Source: David Butler

The prophets of the Bible are individuals chosen by God to speak for God.  Many mentions of prophets are made in the Bible. In fact, a section of the Old Testament is devoted to a collection of books by them. Their names, and quotes, appear all over the New Testament and are the subject of sermons to this day.

What they all had in common was a heart for God, an anointing to hear from Him, and the faithfulness to impart his message to others.

“For prophecy never had its origin in the human will, but prophets, though human, spoke from God as they were carried along by the Holy Spirit” (2 Peter 1:21).

Prophets speak loudly from the pages of the past, their words seem to take on greater meaning over time, are more relevant than ever and provide us with insights into the past and counsel for our present and future.

As a fan of American history, I often think of historic figures as similar to the prophets of the Bible, whose lives, experiences, achievements and words take on greater meaning over time and provide us with guidance concerning the great challenges we face today as a nation.

In my view, three such American Prophets are former Presidents George Washington, Dwight D. Eisenhower and Ronald Reagan, each of whom presented the American people with prophetic farewell messages that speak loudly today and, if we listen closely, can provide us with guidance and counsel to guide our collective future.

TRENDING: Video: WHO Head Vows to Vaccinate 70% Of the World by Summer 2022

Like George Washington, Dwight Eisenhower was a commanding general who led American and Allied forces in a great war for freedom… this time overseas on foreign soil. Just as General George Washington led his troops across the Delaware in a surprise attack against Hessian troops during a pivotal battle in the Revolutionary War, General Eisenhower oversaw the D-Day amphibious invasion across the British Channel to liberate France from Nazi Germany…a pivotal battle in the Second World War.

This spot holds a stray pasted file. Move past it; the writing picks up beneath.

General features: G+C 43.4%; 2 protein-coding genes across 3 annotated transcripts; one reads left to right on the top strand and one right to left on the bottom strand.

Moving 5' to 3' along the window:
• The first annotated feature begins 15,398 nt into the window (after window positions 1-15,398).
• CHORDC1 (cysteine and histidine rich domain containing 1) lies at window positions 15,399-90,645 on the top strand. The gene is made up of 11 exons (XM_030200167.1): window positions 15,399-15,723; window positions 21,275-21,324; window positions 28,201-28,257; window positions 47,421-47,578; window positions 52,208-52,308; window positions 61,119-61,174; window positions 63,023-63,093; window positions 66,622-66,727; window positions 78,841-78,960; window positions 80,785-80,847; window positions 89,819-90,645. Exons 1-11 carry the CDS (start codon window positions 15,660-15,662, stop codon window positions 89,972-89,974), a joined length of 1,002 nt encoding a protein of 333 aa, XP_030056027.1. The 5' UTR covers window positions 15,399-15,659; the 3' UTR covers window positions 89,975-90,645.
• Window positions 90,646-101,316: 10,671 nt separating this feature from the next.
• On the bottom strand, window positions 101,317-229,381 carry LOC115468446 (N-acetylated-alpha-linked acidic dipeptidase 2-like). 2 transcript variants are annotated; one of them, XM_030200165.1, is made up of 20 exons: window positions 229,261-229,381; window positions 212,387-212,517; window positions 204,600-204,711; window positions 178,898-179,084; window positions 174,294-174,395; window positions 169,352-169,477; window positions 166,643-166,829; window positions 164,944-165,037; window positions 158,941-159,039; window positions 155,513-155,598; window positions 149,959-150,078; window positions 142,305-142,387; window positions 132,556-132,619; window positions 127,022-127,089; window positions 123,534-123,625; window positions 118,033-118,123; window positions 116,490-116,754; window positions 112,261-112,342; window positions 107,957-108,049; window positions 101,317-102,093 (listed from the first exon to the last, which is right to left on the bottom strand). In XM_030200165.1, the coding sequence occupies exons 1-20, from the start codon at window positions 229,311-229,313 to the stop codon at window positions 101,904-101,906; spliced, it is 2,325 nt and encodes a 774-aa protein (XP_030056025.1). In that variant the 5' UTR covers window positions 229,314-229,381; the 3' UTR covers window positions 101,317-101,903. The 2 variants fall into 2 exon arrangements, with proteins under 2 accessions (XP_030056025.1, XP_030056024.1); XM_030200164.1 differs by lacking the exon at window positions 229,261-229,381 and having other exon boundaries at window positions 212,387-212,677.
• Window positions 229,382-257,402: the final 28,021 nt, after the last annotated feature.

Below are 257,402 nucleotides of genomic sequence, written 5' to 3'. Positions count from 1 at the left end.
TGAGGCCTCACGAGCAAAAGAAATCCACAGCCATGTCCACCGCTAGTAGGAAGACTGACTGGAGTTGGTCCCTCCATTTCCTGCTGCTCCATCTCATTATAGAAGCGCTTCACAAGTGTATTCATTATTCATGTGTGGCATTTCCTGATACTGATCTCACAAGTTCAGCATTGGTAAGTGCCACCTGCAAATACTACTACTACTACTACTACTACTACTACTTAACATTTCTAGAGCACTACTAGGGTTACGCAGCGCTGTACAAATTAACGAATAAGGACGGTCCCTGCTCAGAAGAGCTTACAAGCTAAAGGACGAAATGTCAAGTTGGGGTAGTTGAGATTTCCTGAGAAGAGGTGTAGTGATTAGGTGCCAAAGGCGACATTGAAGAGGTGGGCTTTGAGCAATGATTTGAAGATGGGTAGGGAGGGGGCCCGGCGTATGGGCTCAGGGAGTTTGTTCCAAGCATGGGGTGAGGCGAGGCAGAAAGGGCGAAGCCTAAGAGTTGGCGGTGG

Also, like Washington, President Eisenhower’s prevailing interest was keeping the United States out of another war with rival international powers. After the Hiroshima and Nagasaki bombings, the United States and the world were now in a nuclear age and Eisenhower knew world war could mean global devastation.

Eisenhower also oversaw a post war economic boom and an expansion of another kind… an expansion of government, including in the military, intelligence agencies and the buildup of military equipment and materiel, to support a “peace through strength” foreign policy.

The post-World War II era also saw an expansion in the use of “experts” from academia and the business world who sought to apply sophisticated research models to address… but not often resolve public policy concerns.

Safe to say, as a Midwesterner from the Kansas Plains and as a military leader with experience dealing with bureaucracies, Eisenhower was a skeptic of big government.

President Eisenhower delivered his farewell address during a live, television broadcast on January 17, 1961.